Clematis Perennials

Written by Helen Glenn Court
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A member of the buttercup (Ranunculaceae) family, clematis perennials are hardy and long lived, surviving as long as 25 years. The word is derived from the Greek word meaning vine, which should come as no surprise. All need to be staked. There are both deciduous and evergreen clematis, but all prefer well drained soil and generous sunlight.

There are about 250 species of clematis perennials, and numerous garden hybrids, all of which have a reputation of being difficult to grow (not necessarily justified). Soil should be pH neutral, rich, and, as noted, adequately loamy. Their roots do not compete well with tree roots and want a moist, cool environment.

Varieties of Clematis Perennials

Clematis can be grouped into three categories--the early and the late bloomers, and the large-flowered hybrids. Most of the small-flowered species blooming from April through May grow to about 30 feet. Those include C. alpina with bell-shaped blue or lavender bell-shaped flowers and C. macropetalia with double nodding bells two to three inches in diameter colored blue to purple.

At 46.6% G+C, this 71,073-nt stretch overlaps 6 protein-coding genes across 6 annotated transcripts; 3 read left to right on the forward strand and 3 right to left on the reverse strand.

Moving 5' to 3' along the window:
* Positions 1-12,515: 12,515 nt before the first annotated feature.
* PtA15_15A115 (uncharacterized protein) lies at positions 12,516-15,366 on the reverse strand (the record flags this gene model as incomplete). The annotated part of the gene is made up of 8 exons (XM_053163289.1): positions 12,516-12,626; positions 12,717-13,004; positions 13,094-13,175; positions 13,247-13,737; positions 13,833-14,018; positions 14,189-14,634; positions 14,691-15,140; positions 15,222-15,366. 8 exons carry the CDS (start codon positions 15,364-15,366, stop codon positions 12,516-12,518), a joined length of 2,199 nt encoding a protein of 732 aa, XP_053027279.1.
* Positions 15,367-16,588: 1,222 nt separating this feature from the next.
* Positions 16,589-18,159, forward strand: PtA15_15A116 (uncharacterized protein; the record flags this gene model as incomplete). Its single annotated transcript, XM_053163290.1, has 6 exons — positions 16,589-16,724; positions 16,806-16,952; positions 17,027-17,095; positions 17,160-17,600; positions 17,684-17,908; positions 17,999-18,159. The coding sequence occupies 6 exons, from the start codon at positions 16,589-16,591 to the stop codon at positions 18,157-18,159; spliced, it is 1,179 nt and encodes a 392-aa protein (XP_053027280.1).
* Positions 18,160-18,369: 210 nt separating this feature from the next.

Among the species of clematis perennials that bloom toward the end of the season are C. viticella with deep purple flowers growing only to about 12 feet, and C. maximowicziana a vigorous grower with white flowers that grows as long as 30 feet. The showy hybrids, however, are very popular. Well known among these are Mrs. Cholmondeley, said to be foolproof. This grows to about 20 feet and produces pale lavender blooms from May through September. Earnest Markham grows only 10 feet and produces deep magenta flowers in midsummer.


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